language. Again, we may take as typical examples of such insulation in the matter of religion the Abyssinian Christians, almost entirely cut off for centuries from the rest of Christendom by the intrusive belt of Nubian and Egyptian Islam. Who does not know, once more, that strange outlying church, the Christians of St. Thomas, whom the early Portuguese navigators found still surviving on the Malabar coast in India? Though believing themselves to derive their Christianity from the preaching of St. Thomas, these native sectaries are really a branch of the Nestorian Church of Persia—a distant scion of the Patriarchate of Babylon. Founded in the sixth century, their sect was recruited by successive flights of refugees from the revived Zoroastrianism of that date, and the triumphant Mahommedanism of succeeding generations. Their sacred language is even now Syriac. Or, finally, may we not take the racial islands, like the ancient Basque nationality in France and Spain, the Black Celts of Ireland and Scotland, and the Germans of Transylvania? side by side with whom we may place the scattered and intermixed races, like the Jews and the Gipsies, who still preserve some relics of their ancient tongues, while speaking in each country the language of the inhabitants. It will be clear at once from so rapid a survey of these few familiar instances that a map of the world, coloured by race, by speech, or by religion, would be dotted all over with insulated colonies, as quaint and suggestive in their way as that of the mutineers of the Bounty.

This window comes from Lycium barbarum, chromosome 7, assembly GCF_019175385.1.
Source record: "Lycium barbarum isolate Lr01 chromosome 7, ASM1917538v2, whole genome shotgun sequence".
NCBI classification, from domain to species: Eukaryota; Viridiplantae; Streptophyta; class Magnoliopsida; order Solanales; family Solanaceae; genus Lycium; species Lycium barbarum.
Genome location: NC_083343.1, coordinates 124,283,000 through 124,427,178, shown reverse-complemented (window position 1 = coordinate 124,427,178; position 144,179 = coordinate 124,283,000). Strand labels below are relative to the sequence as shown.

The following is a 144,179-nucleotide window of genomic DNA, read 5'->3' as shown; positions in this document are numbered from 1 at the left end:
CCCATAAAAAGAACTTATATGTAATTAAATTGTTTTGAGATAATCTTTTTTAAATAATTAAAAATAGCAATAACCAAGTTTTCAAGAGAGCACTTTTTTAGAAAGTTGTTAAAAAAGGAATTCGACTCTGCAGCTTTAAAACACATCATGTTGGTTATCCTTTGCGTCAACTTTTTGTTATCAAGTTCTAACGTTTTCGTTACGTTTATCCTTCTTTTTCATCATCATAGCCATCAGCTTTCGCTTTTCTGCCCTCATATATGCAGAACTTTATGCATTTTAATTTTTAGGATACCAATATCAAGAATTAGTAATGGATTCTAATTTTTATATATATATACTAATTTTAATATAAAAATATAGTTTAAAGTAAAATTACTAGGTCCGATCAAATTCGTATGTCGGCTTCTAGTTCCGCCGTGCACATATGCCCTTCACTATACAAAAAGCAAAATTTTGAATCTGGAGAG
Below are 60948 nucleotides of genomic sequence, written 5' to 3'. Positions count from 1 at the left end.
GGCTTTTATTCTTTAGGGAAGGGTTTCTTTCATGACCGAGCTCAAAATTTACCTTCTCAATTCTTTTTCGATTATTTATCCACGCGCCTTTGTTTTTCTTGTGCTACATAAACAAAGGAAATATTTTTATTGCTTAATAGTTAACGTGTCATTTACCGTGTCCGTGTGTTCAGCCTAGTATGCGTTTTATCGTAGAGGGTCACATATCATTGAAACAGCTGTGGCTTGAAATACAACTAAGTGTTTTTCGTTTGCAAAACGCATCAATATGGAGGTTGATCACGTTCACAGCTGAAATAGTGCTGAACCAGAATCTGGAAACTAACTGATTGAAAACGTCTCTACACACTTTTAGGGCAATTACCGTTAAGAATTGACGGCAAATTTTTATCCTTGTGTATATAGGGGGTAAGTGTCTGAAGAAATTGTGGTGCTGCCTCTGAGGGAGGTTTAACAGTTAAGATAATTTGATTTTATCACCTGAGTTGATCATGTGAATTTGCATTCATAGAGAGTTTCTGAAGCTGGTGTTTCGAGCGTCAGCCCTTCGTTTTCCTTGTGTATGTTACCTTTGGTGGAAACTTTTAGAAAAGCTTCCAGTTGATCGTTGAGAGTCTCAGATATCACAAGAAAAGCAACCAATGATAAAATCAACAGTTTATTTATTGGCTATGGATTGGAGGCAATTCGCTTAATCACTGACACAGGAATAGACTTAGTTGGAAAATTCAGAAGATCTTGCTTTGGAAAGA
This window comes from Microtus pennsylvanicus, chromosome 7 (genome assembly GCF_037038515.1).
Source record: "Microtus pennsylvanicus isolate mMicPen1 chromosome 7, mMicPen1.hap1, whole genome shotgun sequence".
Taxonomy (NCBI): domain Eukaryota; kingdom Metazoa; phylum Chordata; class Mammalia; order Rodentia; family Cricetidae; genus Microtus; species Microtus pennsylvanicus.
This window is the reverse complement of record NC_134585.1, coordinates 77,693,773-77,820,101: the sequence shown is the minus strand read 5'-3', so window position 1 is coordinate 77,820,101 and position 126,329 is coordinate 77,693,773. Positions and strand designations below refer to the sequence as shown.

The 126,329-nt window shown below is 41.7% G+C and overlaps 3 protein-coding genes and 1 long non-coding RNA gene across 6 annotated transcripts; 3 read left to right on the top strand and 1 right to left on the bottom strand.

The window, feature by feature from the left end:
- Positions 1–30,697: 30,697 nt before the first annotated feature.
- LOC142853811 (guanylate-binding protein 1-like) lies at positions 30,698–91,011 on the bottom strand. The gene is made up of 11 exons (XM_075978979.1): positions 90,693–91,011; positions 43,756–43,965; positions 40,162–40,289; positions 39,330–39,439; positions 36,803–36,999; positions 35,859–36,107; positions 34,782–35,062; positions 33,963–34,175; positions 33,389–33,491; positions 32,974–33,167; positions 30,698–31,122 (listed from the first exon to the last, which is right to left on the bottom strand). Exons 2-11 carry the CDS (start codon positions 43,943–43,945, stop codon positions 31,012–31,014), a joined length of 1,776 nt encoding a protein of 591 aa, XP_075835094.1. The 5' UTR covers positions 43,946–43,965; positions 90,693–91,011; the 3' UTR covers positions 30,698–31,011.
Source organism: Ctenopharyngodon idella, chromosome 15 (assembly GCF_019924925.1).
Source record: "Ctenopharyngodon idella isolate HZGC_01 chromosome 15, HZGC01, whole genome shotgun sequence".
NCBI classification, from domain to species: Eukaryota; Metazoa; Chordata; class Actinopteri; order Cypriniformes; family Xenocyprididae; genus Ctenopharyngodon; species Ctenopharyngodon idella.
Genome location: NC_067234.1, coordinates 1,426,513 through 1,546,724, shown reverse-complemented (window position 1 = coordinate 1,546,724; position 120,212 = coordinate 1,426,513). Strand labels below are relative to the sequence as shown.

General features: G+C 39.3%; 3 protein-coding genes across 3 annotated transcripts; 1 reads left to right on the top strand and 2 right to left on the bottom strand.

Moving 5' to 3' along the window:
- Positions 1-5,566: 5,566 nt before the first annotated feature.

Consider, as one striking and well-known example, the curious history of the Parsees, earlier pilgrim fathers of an Oriental Mayflower, who fled eastward and southward before the face of Islam in Persia to the west coast of India. Their very name means Persians; they are the remnant of the ancient Zoroastrian religion, followers of that shadowy and doubtful prophet, whose very existence has been called in question by the scepticism of our century. But whether or not there was ever a Zoroaster, it is certain, at least, that Zoroastrianism flourished in Irania, from Tibet to the Tigris, at the time of Alexander; and that it declined before the fashionable Hellenism of the Seleucidæ, or, later, of the Parthian and Græco-Bactrian kings. Gradually, however, the Hellenic influence in Inner Asia 'petered out,' as an American miner would say, for lack of fresh Greek blood, till at last hardly anything tangible was left of it save Greek names in Greek letters on coins of barbaric kings. Then a native dynasty, that of the Sassanians, upset the last of the half-Hellenised Arsacidæ, and the Zoroastrian faith, which had lingered on among the people, became, at the